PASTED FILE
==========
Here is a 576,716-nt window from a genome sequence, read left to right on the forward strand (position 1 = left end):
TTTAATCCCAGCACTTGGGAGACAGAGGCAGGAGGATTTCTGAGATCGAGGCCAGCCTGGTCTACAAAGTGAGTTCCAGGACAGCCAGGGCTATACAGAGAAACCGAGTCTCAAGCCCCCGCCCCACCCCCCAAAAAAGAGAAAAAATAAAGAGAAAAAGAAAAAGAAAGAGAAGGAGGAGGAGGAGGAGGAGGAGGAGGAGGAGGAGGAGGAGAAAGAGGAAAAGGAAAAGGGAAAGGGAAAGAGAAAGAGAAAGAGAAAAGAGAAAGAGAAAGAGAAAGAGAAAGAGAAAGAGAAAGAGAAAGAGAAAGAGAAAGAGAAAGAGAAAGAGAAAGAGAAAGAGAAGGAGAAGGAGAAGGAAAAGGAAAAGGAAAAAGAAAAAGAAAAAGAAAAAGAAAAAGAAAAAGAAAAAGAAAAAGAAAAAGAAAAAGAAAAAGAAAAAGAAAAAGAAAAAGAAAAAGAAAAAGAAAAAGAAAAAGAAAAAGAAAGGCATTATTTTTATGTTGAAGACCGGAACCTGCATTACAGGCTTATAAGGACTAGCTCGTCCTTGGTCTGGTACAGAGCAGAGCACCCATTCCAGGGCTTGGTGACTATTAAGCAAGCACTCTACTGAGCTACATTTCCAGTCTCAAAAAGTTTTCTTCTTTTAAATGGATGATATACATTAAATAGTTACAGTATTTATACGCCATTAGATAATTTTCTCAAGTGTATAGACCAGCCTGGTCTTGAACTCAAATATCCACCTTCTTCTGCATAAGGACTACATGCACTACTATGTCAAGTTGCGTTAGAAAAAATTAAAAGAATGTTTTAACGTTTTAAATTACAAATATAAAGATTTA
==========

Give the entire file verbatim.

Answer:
Here is a 576,716-nt window from a genome sequence, read left to right on the forward strand (position 1 = left end):
TTTAATCCCAGCACTTGGGAGACAGAGGCAGGAGGATTTCTGAGATCGAGGCCAGCCTGGTCTACAAAGTGAGTTCCAGGACAGCCAGGGCTATACAGAGAAACCGAGTCTCAAGCCCCCGCCCCACCCCCCAAAAAAGAGAAAAAATAAAGAGAAAAAGAAAAAGAAAGAGAAGGAGGAGGAGGAGGAGGAGGAGGAGGAGGAGGAGGAGGAGAAAGAGGAAAAGGAAAAGGGAAAGGGAAAGAGAAAGAGAAAGAGAAAAGAGAAAGAGAAAGAGAAAGAGAAAGAGAAAGAGAAAGAGAAAGAGAAAGAGAAAGAGAAAGAGAAAGAGAAAGAGAAAGAGAAGGAGAAGGAGAAGGAAAAGGAAAAGGAAAAAGAAAAAGAAAAAGAAAAAGAAAAAGAAAAAGAAAAAGAAAAAGAAAAAGAAAAAGAAAAAGAAAAAGAAAAAGAAAAAGAAAAAGAAAAAGAAAAAGAAAAAGAAAAAGAAAGGCATTATTTTTATGTTGAAGACCGGAACCTGCATTACAGGCTTATAAGGACTAGCTCGTCCTTGGTCTGGTACAGAGCAGAGCACCCATTCCAGGGCTTGGTGACTATTAAGCAAGCACTCTACTGAGCTACATTTCCAGTCTCAAAAAGTTTTCTTCTTTTAAATGGATGATATACATTAAATAGTTACAGTATTTATACGCCATTAGATAATTTTCTCAAGTGTATAGACCAGCCTGGTCTTGAACTCAAATATCCACCTTCTTCTGCATAAGGACTACATGCACTACTATGTCAAGTTGCGTTAGAAAAAATTAAAAGAATGTTTTAACGTTTTAAATTACAAATATAAAGATTTA